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Government Documents Get a Second Life

By Maureen Schlangen

In the summer of 2018, the University Libraries deaccessioned hundreds of U.S. Geological Survey topographic maps as part of an ongoing collection review known as "weeding." Because the maps and thousands of other government documents are now available digitally, the Libraries no longer needed to keep the paper versions, and with a full floor of the library gutted for renovation, space was at a severe shortage.

No other libraries having come forth to acquire the maps, they were destined for discard. I asked if I could take some of them home to use as wrapping paper and to make gift bags out of them … but as far as I knew, I was the only one with any interest in them.

About a week later, during a visit to Greenville, South Carolina, I was browsing through the artist studios and galleries in an area of downtown called Art Crossing and encountered one of these very maps in a piece of artwork.

Meaning behind the medium

The artist, Douglas Piper, specializes in linocut printmaking, a form of relief printing in which he carves images into linoleum block, applies ink to the surface and then transfers the ink under pressure onto another surface. Piper was in the studio working that afternoon, and we struck up a conversation. The map, from the 1940s, belonged to his grandfather, the late Clair Harold Hunt, a veteran of the U.S. Army Air Corps whose hobbies included photography, woodworking, carving and painting.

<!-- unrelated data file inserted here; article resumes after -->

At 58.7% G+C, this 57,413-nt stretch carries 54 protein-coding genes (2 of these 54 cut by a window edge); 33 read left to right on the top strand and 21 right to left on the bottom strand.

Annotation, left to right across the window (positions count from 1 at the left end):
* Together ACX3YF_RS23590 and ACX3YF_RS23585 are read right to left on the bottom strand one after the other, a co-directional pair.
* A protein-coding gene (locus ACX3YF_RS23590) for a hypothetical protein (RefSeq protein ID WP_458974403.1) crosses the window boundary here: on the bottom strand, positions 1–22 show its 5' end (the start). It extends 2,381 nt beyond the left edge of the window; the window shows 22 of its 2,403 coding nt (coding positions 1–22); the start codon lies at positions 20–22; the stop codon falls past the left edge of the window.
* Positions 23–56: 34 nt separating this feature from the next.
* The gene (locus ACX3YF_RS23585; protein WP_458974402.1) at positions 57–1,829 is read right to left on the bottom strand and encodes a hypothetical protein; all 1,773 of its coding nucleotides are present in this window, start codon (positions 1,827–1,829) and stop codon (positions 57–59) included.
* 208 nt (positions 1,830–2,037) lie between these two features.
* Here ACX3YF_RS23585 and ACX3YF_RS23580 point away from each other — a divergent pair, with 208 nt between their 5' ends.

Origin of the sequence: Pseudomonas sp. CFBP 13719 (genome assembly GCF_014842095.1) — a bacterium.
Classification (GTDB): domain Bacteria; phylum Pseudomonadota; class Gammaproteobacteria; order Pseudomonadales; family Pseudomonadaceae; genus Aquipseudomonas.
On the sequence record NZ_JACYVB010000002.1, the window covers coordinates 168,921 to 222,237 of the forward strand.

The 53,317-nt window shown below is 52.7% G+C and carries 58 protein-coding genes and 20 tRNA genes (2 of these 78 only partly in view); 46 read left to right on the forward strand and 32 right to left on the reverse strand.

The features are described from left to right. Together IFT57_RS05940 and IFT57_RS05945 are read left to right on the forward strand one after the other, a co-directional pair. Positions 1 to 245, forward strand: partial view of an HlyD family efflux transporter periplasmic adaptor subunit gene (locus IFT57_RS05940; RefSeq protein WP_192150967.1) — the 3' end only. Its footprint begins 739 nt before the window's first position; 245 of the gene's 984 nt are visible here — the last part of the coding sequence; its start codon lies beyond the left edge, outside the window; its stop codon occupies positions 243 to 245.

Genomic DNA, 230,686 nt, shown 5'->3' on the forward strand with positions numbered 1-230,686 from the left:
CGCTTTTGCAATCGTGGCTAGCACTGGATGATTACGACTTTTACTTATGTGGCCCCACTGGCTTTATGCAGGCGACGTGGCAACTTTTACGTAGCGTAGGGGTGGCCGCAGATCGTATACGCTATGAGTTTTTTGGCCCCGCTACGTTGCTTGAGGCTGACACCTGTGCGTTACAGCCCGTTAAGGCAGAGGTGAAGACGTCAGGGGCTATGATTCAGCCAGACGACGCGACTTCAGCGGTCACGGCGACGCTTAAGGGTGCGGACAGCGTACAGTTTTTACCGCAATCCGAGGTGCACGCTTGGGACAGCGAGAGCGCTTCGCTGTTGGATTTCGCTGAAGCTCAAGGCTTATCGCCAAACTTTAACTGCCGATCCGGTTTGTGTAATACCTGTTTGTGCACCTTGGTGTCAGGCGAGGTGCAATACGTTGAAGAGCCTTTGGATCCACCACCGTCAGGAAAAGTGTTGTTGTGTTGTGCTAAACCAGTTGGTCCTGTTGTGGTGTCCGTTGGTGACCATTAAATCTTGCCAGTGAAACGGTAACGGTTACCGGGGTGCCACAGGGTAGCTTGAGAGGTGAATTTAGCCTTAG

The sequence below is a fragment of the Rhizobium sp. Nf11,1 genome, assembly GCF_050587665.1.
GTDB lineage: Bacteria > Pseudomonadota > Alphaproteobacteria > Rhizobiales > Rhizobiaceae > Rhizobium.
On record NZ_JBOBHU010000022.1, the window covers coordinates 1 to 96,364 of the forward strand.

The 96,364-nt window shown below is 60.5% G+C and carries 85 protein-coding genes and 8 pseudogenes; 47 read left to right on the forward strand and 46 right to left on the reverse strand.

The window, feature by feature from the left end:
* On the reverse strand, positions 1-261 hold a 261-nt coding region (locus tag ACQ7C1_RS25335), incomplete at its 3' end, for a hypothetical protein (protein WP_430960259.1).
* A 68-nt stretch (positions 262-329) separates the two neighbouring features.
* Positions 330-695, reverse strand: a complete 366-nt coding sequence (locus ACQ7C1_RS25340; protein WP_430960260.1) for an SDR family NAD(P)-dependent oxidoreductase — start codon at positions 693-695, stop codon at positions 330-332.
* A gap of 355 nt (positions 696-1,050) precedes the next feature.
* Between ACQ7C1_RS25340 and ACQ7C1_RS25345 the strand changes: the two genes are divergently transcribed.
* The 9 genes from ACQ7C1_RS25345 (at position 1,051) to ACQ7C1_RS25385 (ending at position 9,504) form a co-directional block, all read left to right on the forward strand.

"I wanted to find a way to honor my grandfather, as he was a big part of why I've pursued artwork," Piper said. "The tools I use are my grandfather's old wood-carving tools."

While Piper's work includes a variety of subjects, much of it depicts the outdoors, and when it's arranged over a topographic map, it creates an immersive effect.

"People really enjoy my prints with the maps because it immediately takes them to a place in their imagination," he said. "They love the double use of having the artwork and adding the extra element of the map. I try and use maps that relate to the artwork as well."

Unfortunately, his supply was limited.

"I only have so many, and I don't want to use all of them," he said.

Idea: Upcycle

When I got back to campus, I asked Dean Kathy Webb and information resources specialist Scott West if I could send Piper some of our deaccessioned maps. Since no other libraries had requested them, they gave me the green light. A few weeks later, the first batch of about 100 arrived at the studio. Another set arrived about a month after that. Piper said he was both grateful for the materials and delighted to give the maps a second life while he expands his body of work.

"I have a few more ideas, but they need to be developed more," Piper said. “This winter has given me a great opportunity for experimenting."

More about the artist

Piper, a Greenville native, is a 2009 graduate of Clemson University. Check out his work online and on Instagram.

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